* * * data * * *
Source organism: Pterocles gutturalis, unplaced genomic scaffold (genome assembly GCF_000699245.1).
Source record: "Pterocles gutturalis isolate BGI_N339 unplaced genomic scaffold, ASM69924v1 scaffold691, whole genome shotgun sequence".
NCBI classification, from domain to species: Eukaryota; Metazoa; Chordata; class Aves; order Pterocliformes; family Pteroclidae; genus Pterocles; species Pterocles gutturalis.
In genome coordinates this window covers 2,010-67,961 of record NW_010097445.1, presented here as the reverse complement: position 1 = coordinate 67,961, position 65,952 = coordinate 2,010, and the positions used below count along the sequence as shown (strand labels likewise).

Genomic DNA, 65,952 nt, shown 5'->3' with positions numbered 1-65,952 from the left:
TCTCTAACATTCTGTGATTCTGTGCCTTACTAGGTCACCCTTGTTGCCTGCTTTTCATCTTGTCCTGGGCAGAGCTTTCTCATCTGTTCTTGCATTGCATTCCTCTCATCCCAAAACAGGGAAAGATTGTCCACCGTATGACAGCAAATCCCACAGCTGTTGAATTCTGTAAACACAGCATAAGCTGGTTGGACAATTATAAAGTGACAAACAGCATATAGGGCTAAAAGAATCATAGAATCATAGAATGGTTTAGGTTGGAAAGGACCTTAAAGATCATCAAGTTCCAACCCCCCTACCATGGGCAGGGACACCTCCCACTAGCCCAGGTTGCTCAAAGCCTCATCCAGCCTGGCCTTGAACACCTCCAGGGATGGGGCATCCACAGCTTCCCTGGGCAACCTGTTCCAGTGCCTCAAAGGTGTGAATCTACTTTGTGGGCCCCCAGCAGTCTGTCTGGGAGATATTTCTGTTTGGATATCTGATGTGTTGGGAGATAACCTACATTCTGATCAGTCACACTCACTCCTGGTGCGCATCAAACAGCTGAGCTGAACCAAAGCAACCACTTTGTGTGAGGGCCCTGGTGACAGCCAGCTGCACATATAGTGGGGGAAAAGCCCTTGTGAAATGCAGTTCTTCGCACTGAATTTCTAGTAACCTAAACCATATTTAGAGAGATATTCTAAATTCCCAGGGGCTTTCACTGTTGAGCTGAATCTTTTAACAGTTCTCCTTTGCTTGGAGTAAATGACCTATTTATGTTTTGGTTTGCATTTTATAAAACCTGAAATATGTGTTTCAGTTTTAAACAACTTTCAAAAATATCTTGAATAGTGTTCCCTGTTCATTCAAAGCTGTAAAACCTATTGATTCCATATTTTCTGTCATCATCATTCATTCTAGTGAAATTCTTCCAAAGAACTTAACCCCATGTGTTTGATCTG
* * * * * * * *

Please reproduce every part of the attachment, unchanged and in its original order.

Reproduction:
Source organism: Pterocles gutturalis, unplaced genomic scaffold (genome assembly GCF_000699245.1).
Source record: "Pterocles gutturalis isolate BGI_N339 unplaced genomic scaffold, ASM69924v1 scaffold691, whole genome shotgun sequence".
NCBI classification, from domain to species: Eukaryota; Metazoa; Chordata; class Aves; order Pterocliformes; family Pteroclidae; genus Pterocles; species Pterocles gutturalis.
In genome coordinates this window covers 2,010-67,961 of record NW_010097445.1, presented here as the reverse complement: position 1 = coordinate 67,961, position 65,952 = coordinate 2,010, and the positions used below count along the sequence as shown (strand labels likewise).

Genomic DNA, 65,952 nt, shown 5'->3' with positions numbered 1-65,952 from the left:
TCTCTAACATTCTGTGATTCTGTGCCTTACTAGGTCACCCTTGTTGCCTGCTTTTCATCTTGTCCTGGGCAGAGCTTTCTCATCTGTTCTTGCATTGCATTCCTCTCATCCCAAAACAGGGAAAGATTGTCCACCGTATGACAGCAAATCCCACAGCTGTTGAATTCTGTAAACACAGCATAAGCTGGTTGGACAATTATAAAGTGACAAACAGCATATAGGGCTAAAAGAATCATAGAATCATAGAATGGTTTAGGTTGGAAAGGACCTTAAAGATCATCAAGTTCCAACCCCCCTACCATGGGCAGGGACACCTCCCACTAGCCCAGGTTGCTCAAAGCCTCATCCAGCCTGGCCTTGAACACCTCCAGGGATGGGGCATCCACAGCTTCCCTGGGCAACCTGTTCCAGTGCCTCAAAGGTGTGAATCTACTTTGTGGGCCCCCAGCAGTCTGTCTGGGAGATATTTCTGTTTGGATATCTGATGTGTTGGGAGATAACCTACATTCTGATCAGTCACACTCACTCCTGGTGCGCATCAAACAGCTGAGCTGAACCAAAGCAACCACTTTGTGTGAGGGCCCTGGTGACAGCCAGCTGCACATATAGTGGGGGAAAAGCCCTTGTGAAATGCAGTTCTTCGCACTGAATTTCTAGTAACCTAAACCATATTTAGAGAGATATTCTAAATTCCCAGGGGCTTTCACTGTTGAGCTGAATCTTTTAACAGTTCTCCTTTGCTTGGAGTAAATGACCTATTTATGTTTTGGTTTGCATTTTATAAAACCTGAAATATGTGTTTCAGTTTTAAACAACTTTCAAAAATATCTTGAATAGTGTTCCCTGTTCATTCAAAGCTGTAAAACCTATTGATTCCATATTTTCTGTCATCATCATTCATTCTAGTGAAATTCTTCCAAAGAACTTAACCCCATGTGTTTGATCTG